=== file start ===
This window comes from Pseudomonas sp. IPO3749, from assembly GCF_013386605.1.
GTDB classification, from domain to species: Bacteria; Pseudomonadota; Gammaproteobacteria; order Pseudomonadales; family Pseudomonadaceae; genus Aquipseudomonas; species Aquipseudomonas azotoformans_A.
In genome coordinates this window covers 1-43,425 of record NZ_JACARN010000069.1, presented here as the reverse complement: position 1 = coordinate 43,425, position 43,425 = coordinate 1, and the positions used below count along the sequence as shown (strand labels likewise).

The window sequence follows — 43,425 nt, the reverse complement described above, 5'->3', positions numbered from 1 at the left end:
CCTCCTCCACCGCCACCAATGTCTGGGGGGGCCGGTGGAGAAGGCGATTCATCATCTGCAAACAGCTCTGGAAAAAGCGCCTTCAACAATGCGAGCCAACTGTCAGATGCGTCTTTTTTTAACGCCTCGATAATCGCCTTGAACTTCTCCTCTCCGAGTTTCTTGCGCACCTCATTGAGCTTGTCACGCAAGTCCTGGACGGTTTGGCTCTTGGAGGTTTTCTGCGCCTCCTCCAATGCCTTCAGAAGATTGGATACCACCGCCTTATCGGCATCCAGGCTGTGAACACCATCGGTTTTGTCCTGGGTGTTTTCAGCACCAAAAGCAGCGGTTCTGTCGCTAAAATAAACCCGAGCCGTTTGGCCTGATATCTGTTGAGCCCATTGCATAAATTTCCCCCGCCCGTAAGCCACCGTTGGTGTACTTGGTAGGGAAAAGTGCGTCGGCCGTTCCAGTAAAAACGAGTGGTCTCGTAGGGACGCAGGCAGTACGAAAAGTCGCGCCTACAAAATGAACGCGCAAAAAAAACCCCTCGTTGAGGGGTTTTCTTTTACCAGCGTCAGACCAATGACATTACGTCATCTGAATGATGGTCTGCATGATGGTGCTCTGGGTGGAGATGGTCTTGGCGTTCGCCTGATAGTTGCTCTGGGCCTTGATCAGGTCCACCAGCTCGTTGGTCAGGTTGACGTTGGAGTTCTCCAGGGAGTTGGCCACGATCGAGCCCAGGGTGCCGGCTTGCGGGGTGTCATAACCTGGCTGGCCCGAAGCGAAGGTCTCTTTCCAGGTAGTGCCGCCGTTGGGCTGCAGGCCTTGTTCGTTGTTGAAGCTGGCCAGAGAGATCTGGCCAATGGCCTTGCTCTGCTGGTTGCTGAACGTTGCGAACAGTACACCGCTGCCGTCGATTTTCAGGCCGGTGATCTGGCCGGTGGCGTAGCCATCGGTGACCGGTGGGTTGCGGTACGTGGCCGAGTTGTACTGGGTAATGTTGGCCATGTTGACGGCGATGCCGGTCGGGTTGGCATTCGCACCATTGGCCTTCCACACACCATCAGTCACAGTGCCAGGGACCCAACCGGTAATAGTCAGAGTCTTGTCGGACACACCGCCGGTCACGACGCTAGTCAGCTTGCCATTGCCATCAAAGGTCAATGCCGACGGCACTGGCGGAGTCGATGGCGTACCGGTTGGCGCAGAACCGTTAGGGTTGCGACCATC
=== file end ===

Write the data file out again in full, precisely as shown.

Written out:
This window comes from Pseudomonas sp. IPO3749, from assembly GCF_013386605.1.
GTDB classification, from domain to species: Bacteria; Pseudomonadota; Gammaproteobacteria; order Pseudomonadales; family Pseudomonadaceae; genus Aquipseudomonas; species Aquipseudomonas azotoformans_A.
In genome coordinates this window covers 1-43,425 of record NZ_JACARN010000069.1, presented here as the reverse complement: position 1 = coordinate 43,425, position 43,425 = coordinate 1, and the positions used below count along the sequence as shown (strand labels likewise).

The window sequence follows — 43,425 nt, the reverse complement described above, 5'->3', positions numbered from 1 at the left end:
CCTCCTCCACCGCCACCAATGTCTGGGGGGGCCGGTGGAGAAGGCGATTCATCATCTGCAAACAGCTCTGGAAAAAGCGCCTTCAACAATGCGAGCCAACTGTCAGATGCGTCTTTTTTTAACGCCTCGATAATCGCCTTGAACTTCTCCTCTCCGAGTTTCTTGCGCACCTCATTGAGCTTGTCACGCAAGTCCTGGACGGTTTGGCTCTTGGAGGTTTTCTGCGCCTCCTCCAATGCCTTCAGAAGATTGGATACCACCGCCTTATCGGCATCCAGGCTGTGAACACCATCGGTTTTGTCCTGGGTGTTTTCAGCACCAAAAGCAGCGGTTCTGTCGCTAAAATAAACCCGAGCCGTTTGGCCTGATATCTGTTGAGCCCATTGCATAAATTTCCCCCGCCCGTAAGCCACCGTTGGTGTACTTGGTAGGGAAAAGTGCGTCGGCCGTTCCAGTAAAAACGAGTGGTCTCGTAGGGACGCAGGCAGTACGAAAAGTCGCGCCTACAAAATGAACGCGCAAAAAAAACCCCTCGTTGAGGGGTTTTCTTTTACCAGCGTCAGACCAATGACATTACGTCATCTGAATGATGGTCTGCATGATGGTGCTCTGGGTGGAGATGGTCTTGGCGTTCGCCTGATAGTTGCTCTGGGCCTTGATCAGGTCCACCAGCTCGTTGGTCAGGTTGACGTTGGAGTTCTCCAGGGAGTTGGCCACGATCGAGCCCAGGGTGCCGGCTTGCGGGGTGTCATAACCTGGCTGGCCCGAAGCGAAGGTCTCTTTCCAGGTAGTGCCGCCGTTGGGCTGCAGGCCTTGTTCGTTGTTGAAGCTGGCCAGAGAGATCTGGCCAATGGCCTTGCTCTGCTGGTTGCTGAACGTTGCGAACAGTACACCGCTGCCGTCGATTTTCAGGCCGGTGATCTGGCCGGTGGCGTAGCCATCGGTGACCGGTGGGTTGCGGTACGTGGCCGAGTTGTACTGGGTAATGTTGGCCATGTTGACGGCGATGCCGGTCGGGTTGGCATTCGCACCATTGGCCTTCCACACACCATCAGTCACAGTGCCAGGGACCCAACCGGTAATAGTCAGAGTCTTGTCGGACACACCGCCGGTCACGACGCTAGTCAGCTTGCCATTGCCATCAAAGGTCAATGCCGACGGCACTGGCGGAGTCGATGGCGTACCGGTTGGCGCAGAACCGTTAGGGTTGCGACCATC